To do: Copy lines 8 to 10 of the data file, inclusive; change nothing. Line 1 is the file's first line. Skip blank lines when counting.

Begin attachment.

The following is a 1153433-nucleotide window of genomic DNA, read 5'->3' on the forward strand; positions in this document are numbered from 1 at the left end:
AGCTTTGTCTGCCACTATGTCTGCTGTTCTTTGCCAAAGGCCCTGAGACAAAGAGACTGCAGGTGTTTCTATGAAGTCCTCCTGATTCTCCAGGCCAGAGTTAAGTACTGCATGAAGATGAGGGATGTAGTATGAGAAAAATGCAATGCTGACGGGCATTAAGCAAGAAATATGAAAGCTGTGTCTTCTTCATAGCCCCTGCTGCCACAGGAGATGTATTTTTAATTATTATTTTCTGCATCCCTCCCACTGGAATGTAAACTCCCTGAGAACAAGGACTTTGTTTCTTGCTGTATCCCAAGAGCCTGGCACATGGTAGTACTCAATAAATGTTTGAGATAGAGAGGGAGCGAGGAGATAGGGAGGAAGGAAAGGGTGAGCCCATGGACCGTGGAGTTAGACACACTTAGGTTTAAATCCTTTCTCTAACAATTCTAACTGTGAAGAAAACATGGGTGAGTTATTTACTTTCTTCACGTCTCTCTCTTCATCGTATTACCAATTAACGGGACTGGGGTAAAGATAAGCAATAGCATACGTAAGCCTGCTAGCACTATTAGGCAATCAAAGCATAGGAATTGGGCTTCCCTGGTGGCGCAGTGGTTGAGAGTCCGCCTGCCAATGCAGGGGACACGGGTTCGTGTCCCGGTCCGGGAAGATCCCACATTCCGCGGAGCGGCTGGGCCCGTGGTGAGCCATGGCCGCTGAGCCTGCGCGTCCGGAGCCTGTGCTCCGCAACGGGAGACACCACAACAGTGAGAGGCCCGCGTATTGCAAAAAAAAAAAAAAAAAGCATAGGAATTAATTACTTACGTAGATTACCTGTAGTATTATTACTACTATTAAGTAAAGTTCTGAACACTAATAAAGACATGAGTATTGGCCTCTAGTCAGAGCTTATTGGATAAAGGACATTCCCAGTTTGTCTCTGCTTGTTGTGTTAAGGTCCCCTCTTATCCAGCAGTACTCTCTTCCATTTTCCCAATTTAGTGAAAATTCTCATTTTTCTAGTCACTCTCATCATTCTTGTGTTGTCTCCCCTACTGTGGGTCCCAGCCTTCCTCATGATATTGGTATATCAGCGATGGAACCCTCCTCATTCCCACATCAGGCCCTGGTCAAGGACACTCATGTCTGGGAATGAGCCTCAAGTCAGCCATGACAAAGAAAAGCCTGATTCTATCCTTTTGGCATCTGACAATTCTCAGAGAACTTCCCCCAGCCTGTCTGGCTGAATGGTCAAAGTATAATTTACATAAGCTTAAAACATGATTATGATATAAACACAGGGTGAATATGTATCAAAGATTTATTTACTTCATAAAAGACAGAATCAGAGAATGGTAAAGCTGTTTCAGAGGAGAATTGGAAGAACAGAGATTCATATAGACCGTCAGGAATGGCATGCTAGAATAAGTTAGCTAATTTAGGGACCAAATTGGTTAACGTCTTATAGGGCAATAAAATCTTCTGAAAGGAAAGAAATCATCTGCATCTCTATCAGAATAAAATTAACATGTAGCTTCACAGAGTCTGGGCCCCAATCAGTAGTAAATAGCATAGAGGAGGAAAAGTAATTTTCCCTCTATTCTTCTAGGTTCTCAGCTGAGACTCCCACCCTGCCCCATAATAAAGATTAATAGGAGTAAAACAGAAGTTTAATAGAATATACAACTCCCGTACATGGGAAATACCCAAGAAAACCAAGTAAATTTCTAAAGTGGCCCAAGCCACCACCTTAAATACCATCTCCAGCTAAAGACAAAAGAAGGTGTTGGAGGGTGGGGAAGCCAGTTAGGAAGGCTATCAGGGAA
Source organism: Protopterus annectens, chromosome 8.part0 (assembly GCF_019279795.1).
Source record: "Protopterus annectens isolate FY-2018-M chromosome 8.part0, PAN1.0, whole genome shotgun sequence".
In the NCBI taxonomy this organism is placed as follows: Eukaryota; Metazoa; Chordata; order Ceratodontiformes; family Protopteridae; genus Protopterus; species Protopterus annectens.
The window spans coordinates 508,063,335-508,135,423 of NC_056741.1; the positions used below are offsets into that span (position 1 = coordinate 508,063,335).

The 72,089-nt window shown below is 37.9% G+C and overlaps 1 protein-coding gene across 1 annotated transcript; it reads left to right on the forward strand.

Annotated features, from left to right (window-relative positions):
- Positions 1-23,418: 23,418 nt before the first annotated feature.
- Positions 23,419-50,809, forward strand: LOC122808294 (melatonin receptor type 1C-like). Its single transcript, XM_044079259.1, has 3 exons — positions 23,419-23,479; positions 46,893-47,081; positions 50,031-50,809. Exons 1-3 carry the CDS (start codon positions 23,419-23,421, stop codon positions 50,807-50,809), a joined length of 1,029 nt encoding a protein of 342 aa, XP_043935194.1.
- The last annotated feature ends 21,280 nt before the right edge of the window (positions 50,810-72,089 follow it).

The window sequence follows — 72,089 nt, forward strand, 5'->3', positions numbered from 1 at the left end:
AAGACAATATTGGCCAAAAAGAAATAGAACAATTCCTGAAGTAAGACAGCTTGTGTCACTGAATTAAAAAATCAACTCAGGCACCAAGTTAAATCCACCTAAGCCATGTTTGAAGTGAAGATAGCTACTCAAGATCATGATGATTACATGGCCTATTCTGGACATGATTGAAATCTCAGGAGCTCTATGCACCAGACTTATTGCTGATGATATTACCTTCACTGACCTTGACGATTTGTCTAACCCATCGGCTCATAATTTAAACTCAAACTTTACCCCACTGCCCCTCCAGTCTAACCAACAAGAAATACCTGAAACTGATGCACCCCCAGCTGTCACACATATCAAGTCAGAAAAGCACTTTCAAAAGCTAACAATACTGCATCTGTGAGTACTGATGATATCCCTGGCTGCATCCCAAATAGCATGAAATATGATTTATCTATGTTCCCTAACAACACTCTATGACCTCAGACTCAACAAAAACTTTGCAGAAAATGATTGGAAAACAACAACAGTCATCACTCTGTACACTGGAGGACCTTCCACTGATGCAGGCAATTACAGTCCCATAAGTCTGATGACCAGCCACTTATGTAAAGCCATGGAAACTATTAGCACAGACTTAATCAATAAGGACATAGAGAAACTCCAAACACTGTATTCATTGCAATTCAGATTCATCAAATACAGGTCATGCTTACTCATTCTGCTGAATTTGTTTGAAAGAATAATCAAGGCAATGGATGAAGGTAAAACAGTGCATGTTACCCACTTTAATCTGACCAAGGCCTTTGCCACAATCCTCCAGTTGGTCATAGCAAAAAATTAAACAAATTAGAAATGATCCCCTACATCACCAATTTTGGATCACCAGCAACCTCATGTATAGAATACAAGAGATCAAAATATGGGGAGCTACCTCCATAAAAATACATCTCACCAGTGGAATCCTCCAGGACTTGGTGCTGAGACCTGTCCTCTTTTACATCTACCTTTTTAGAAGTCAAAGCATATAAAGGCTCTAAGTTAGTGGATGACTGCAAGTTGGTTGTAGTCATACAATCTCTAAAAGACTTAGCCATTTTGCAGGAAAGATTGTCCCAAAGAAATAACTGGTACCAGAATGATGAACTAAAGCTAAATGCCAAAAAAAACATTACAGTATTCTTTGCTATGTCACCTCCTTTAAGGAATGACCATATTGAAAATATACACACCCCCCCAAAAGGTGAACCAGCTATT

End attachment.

Annotated features, from left to right (window-relative positions):
- Positions 1-23,418: 23,418 nt before the first annotated feature.
- Positions 23,419-50,809, forward strand: LOC122808294 (melatonin receptor type 1C-like). Its single transcript, XM_044079259.1, has 3 exons — positions 23,419-23,479; positions 46,893-47,081; positions 50,031-50,809. Exons 1-3 carry the CDS (start codon positions 23,419-23,421, stop codon positions 50,807-50,809), a joined length of 1,029 nt encoding a protein of 342 aa, XP_043935194.1.